Top Dem criticizes GOP for bowing to NRA

Top Dem criticizes GOP for bowing to NRA
© Greg Nash

The second-ranking House Democrat went after GOP leaders on Tuesday for caving to the gun lobby in rejecting new firearm controls after a mass shootings at a Florida high school.

Rep. Steny HoyerSteny Hamilton HoyerDemocrats face increasing pressure to back smaller COVID-19 stimulus Hoyer on Trump election challenges: 'I think this borders on treason' Capitol's COVID-19 spike could be bad Thanksgiving preview MORE (D-Md.), the minority whip, said Democrats will support the Stop School Violence Act, the Republicans’ response to last month’s shooting at a Parkland, Fla., high school. The legislation, which would provide states with new funding to train educators and students in violence-prevention tactics, is scheduled for a vote in the House on Wednesday.


“The bill that’s being proposed I think will have … overwhelming support,” Hoyer said. “I don’t think there will be very many people who are going to oppose that, if any.”

But Hoyer said the proposal falls far short of the reforms needed to keep firearms out of the hands of unstable and potentially violent people, urging Republicans to consider another bipartisan bill expanding background checks to accompany virtually all gun sales nationwide. The Stop School Violence Act addresses violence in schools, Hoyer noted, but does nothing to prevent gun deaths elsewhere.

“It is not a substitute for things that will make our society, as well as our schools, our malls, our churches, our restaurants, our nightclubs — any place where large public gatherings occur — safer,” Hoyer said.

Hoyer accused Republican leaders of pandering to the National Rifle Association (NRA) in rejecting expanded background checks. 

“Ninety-seven percent of America supports that,” Hoyer said, referring to a recent Quinnipiac University poll. “This [Stop School Violence] bill is not a substitute for getting that done. This is a pretense that we are doing something while we’re showing the NRA we aren’t doing anything.”

Under current federal law, background checks prior to gun sales are required only of licensed firearm dealers, creating an enormous loophole for prohibited buyers to obtain guns from the internet and nonlicensed dealers — a loophole that Democrats, and some Republicans, want to close.

While the NRA had backed that idea after the 1999 mass shooting at Colorado’s Columbine High School, the group has since shifted to the right and now opposes any such expansion of pre-sale screenings.

The gun control debate has taken off since the Valentine’s Day mass shooting at south Florida’s Marjory Stoneman Douglas High School, where police say a gunman killed 17 students and educators with a military-style rifle. The authorities charged a 19-year-old former student who has a history of violence and disciplinary problems.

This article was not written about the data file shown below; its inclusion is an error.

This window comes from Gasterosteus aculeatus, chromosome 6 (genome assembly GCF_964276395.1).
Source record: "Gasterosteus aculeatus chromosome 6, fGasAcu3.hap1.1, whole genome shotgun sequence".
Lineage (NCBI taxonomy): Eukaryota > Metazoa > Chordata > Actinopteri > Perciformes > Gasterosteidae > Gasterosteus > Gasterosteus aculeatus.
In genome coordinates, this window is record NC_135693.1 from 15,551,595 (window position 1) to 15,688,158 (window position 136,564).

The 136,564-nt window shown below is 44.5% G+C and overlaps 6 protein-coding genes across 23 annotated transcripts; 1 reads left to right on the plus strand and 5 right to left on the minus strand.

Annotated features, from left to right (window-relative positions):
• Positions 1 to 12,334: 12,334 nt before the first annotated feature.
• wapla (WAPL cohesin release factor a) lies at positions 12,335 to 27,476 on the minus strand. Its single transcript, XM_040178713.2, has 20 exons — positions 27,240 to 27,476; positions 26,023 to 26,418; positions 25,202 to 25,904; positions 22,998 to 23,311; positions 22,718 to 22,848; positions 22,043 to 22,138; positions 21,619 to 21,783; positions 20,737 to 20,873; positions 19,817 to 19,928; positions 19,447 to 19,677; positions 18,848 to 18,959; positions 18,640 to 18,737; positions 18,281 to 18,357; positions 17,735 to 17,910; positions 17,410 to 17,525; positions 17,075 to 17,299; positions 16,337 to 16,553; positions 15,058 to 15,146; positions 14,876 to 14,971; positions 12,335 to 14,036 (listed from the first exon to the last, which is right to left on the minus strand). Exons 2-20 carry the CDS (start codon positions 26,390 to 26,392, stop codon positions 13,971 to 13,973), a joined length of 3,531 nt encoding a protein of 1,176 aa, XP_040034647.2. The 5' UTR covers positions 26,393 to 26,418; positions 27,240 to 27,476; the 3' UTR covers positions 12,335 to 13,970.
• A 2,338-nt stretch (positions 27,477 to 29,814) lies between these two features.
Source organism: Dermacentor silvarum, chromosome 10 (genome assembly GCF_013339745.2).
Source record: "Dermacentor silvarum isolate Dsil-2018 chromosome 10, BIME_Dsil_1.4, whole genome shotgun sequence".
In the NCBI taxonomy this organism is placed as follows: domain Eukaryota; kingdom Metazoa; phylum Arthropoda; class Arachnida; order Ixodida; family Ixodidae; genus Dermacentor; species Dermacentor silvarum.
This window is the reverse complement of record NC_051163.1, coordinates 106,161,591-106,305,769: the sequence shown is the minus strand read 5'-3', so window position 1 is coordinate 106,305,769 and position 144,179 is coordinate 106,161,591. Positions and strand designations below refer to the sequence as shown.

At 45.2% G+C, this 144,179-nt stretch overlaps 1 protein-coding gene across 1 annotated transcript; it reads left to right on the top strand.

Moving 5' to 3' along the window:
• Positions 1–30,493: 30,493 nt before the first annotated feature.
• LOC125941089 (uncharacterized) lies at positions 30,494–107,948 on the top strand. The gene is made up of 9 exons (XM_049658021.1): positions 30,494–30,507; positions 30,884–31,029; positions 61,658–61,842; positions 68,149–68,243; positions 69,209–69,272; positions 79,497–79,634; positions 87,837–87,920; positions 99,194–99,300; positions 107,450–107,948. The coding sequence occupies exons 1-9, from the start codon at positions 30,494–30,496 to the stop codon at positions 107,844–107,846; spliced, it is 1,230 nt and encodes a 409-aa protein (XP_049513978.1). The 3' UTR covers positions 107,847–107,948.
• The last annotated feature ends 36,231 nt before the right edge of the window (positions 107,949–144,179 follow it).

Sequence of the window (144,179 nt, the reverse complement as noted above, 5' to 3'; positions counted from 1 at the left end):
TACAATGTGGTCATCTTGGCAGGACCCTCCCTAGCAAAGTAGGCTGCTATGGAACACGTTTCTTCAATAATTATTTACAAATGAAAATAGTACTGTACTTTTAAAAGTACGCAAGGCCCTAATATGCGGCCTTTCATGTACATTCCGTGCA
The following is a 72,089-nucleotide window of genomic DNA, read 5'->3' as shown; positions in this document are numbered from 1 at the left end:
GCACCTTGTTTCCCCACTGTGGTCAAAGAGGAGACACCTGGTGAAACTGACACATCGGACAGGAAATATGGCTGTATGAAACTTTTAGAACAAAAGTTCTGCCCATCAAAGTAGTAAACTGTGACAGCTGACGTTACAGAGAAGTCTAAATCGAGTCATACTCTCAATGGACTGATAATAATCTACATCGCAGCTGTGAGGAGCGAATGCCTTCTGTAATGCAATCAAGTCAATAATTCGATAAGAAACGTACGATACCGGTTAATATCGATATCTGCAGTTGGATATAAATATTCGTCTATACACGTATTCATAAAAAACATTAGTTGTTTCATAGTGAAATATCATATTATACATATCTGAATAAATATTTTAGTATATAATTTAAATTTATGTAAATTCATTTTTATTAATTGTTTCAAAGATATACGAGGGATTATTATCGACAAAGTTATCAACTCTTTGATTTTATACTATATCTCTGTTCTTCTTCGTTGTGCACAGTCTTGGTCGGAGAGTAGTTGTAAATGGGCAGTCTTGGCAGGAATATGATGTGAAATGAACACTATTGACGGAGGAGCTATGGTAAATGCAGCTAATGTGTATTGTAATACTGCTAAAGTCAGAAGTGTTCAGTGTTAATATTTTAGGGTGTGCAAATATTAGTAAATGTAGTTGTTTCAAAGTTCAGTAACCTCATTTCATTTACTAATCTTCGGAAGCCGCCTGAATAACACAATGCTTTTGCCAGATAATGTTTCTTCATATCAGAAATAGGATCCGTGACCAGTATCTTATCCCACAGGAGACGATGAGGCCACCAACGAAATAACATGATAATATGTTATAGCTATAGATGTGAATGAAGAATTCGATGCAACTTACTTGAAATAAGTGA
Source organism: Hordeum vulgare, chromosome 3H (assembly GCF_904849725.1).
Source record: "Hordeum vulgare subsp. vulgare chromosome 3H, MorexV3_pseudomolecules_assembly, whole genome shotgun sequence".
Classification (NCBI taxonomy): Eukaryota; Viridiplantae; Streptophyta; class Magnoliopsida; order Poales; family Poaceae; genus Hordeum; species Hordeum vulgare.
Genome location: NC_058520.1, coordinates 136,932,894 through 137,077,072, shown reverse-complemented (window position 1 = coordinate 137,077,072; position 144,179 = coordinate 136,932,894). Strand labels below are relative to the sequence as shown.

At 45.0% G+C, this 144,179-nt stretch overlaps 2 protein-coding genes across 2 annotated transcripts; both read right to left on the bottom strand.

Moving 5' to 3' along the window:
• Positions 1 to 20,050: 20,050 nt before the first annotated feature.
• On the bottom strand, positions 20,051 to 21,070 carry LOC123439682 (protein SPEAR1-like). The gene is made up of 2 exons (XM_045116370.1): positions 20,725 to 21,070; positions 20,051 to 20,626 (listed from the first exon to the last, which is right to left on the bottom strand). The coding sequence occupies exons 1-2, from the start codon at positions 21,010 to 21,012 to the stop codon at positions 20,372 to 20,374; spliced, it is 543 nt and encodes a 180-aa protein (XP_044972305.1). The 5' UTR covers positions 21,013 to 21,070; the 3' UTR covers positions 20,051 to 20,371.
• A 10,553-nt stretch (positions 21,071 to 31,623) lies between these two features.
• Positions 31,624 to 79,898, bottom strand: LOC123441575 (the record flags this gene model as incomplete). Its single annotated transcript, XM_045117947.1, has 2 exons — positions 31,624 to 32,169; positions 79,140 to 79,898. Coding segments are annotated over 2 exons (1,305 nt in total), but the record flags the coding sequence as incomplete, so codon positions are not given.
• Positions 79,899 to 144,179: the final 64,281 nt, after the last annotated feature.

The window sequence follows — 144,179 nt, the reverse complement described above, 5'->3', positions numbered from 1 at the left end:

Republican leaders have sided with the NRA in their response to the shooting, rejecting the idea that new gun controls would prevent future tragedies. 

“We shouldn’t be banning guns from law-abiding citizens,” Speaker Paul RyanPaul Davis RyanPaul Ryan calls for Trump to accept results: 'The election is over' Bottom line Democratic anger rises over Trump obstacles to Biden transition MORE (R-Wis.) said after the incident.

President TrumpDonald John TrumpBiden adds to vote margin over Trump after Milwaukee County recount Krebs says allegations of foreign interference in 2020 election 'farcical'  Republicans ready to become deficit hawks again under a President Biden MORE thrust himself into the middle of the debate late last month, when he hosted a televised meeting of bipartisan lawmakers at the White House. During the gathering, Trump seemed to endorse a number of gun controls — including expanded background checks and an increase in the age to buy a rifle — while accusing the Republicans of cowering to the NRA at the expense of public safety. 

“They have great power over you people; they have less power over me,” Trump said. “Some of you people are petrified of the NRA; you can’t be petrified.” 

On Sunday, however, Trump introduced his own legislative response to the Stoneman Douglas shooting, in which he walked back all of the new gun controls he appeared to endorse just a few weeks earlier. The increase in the age to buy certain weapons, for instance, simply doesn’t have much political backing, he explained.

“On 18 to 21 Age Limits, watching court cases and rulings before acting,” Trump tweeted Monday. “States are making this decision. Things are moving rapidly on this, but not much political support (to put it mildly).”

Hoyer had another explanation for why Trump changed his tune since endorsing the tougher gun laws, particularly the age hike.

“It’s obvious the NRA didn’t like it, so he’s backed off it,” Hoyer said. “Sad.”